Every year on November 10th the United States Marine Corps Birthday is celebrated with a traditional ball and cake-cutting ceremony. On that day in 1775, the Continental Marines were established.
On November 10, 1775, the Second Continental Congress meeting in Philadelphia passed a resolution stating that “two Battalions of Marines be raised” for service as landing forces with the fleet. This resolution established the Continental Marines and marked the birth date of the United States Marine Corps. Serving on land and at sea, these first Marines distinguished themselves in a number of important operations, including their first amphibious raid into the Bahamas in March 1776, under the command of Captain (later Major) Samuel Nicholas. The first commissioned officer in the Continental Marines, Nicholas remained the senior Marine officer throughout the American Revolution and is considered to be the first Marine Commandant. The Treaty of Paris in April 1783 brought an end to the Revolutionary War and as the last of the Navy’s ships were sold, the Continental Navy and Marines went out of existence.
Following the Revolutionary War and the formal re-establishment of the Marine Corps on 11 July 1798, Marines saw action in the quasi-war with France, landed in Santo Domingo, and took part in many operations against the Barbary pirates along the “Shores of Tripoli”.
Marines took part in numerous naval operations during the War of 1812, as well as participating in the defense of Washington at Bladensburg, Maryland, and fought alongside Andrew Jackson in the defeat of the British at New Orleans.
The decades following the War of 1812 saw the Marines protecting American interests around the world, in the Caribbean, at the Falkland Islands, Sumatra and off the coast of West Africa, and also close to home in operations against the Seminole Indians in Florida.
The Marine Corps continued its tradition of innovation to meet new challenges as the adaptability and reliability of Marine forces continued to be highlighted around the world from the Horn of Africa to Haiti and to the Philippines.
Across the U.S., Marine units from both coasts fought and contained wildfires, and also supported hurricane relief efforts in various parts of the country.
Today’s Marine Corps stands ready to continue in the proud tradition of those who so valiantly fought and died at Belleau Wood, Iwo Jima, the Chosin Reservoir, and Khe Sanh. Combining a long and proud heritage of faithful service to the nation, with the resolve to face tomorrow’s challenges will continue to keep the Marine Corps the “best of the best.”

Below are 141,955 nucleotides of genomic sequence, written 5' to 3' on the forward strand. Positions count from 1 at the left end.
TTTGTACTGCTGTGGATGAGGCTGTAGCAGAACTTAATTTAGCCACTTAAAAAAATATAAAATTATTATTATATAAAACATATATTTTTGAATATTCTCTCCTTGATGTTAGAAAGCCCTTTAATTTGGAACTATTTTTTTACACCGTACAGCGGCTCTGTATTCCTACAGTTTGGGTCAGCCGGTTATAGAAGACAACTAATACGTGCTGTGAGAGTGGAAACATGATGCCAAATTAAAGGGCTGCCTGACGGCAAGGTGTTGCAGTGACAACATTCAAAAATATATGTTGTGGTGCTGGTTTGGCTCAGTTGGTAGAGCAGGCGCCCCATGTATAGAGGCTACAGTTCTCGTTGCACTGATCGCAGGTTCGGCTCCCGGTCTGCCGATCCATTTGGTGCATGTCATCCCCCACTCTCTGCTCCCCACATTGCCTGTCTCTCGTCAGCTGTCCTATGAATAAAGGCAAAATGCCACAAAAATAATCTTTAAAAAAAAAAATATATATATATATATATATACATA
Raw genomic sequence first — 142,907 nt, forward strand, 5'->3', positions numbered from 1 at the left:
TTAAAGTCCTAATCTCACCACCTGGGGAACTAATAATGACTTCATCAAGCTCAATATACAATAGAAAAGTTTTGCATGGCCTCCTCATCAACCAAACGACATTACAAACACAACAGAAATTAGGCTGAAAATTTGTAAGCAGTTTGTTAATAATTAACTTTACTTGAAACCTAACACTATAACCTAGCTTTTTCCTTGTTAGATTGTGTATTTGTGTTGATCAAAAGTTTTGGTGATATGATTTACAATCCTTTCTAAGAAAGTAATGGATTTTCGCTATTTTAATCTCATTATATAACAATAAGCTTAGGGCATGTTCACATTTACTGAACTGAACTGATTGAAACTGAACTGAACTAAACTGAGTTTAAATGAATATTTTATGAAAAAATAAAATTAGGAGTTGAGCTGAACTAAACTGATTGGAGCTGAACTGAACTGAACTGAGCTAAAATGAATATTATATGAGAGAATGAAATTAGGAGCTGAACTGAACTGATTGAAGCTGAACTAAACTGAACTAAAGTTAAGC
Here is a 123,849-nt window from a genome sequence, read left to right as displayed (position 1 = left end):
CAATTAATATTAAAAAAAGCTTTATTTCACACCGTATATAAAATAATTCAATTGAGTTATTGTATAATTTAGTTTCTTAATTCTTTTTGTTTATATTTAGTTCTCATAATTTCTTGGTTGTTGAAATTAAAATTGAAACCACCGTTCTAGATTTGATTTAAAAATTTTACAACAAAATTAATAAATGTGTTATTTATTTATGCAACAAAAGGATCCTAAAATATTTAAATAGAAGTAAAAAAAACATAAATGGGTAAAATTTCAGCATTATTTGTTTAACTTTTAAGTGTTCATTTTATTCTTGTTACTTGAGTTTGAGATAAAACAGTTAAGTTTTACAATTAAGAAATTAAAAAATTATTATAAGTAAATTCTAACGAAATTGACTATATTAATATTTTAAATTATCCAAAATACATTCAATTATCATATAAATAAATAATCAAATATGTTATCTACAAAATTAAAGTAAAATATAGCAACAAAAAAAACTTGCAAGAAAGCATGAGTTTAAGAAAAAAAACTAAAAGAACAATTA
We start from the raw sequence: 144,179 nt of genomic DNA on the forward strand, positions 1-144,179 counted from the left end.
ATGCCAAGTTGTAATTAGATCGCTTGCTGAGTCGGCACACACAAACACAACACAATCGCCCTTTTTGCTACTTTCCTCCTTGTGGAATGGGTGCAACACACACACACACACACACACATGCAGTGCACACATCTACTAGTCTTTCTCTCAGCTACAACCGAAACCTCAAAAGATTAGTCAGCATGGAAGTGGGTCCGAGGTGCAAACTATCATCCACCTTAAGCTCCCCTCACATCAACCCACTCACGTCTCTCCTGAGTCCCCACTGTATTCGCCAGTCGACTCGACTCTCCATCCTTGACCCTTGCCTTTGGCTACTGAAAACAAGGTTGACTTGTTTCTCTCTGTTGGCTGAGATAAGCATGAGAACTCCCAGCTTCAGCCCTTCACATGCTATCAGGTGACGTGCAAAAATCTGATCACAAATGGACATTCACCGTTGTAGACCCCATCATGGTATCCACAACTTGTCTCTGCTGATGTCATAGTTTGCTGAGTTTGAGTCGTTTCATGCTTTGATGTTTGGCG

The Marine Corps Motto
“Semper Fidelis” (“Always Faithful”) is the motto of the Corps. That Marines have lived up to this motto is proved by the fact that there has never been a mutiny, or even the thought of one, among U.S. Marines.
Semper Fidelis was adopted about 1883 as the motto of the Corps. Before that, there had been three mottoes, all traditional rather than official. The first, antedating the War of 1812, was “Fortitudine” (“With Fortitude”). The second, “By Sea and by Land,” was obviously a translation of the Royal Marine’s “Per Mare, Per Terram.” Until 1848, the third motto was “To the Shores of Tripoli,” in commemoration of O’Bannon’s capture of Derna in 1805. In 1848, after the return to Washington of the Marine battalion that took part in the capture of Mexico City, this motto was revised to: “From the Halls of the Montezumas to the Shores of Tripoli” – a line now familiar to all Americans. This revision of the Corps motto in Mexico has encouraged speculation that the first stanza of “The Marines’ Hymn” was composed by members of the Marine battalion who stormed Chapultepec Castle.
It may be added that the Marine Corps shares its motto with England’s Devonshire Regiment, the 11th Foot, one of the senior infantry regiments of the British Army, whose sobriquet is “the Bloody Eleventh” and whose motto is also Semper Fidelis.
Other Information on the Marine Corps
Everyone should celebrate the Marine Corps Birthday this November 10, 2015. Join us on social media using the hashtag #mspotmarinesbday to share your photos and stories!
Our thanks and gratitude go out to all of those who have served or are currently serving in any branch of the U.S. Armed Forces. We salute you and thank you for all that you do!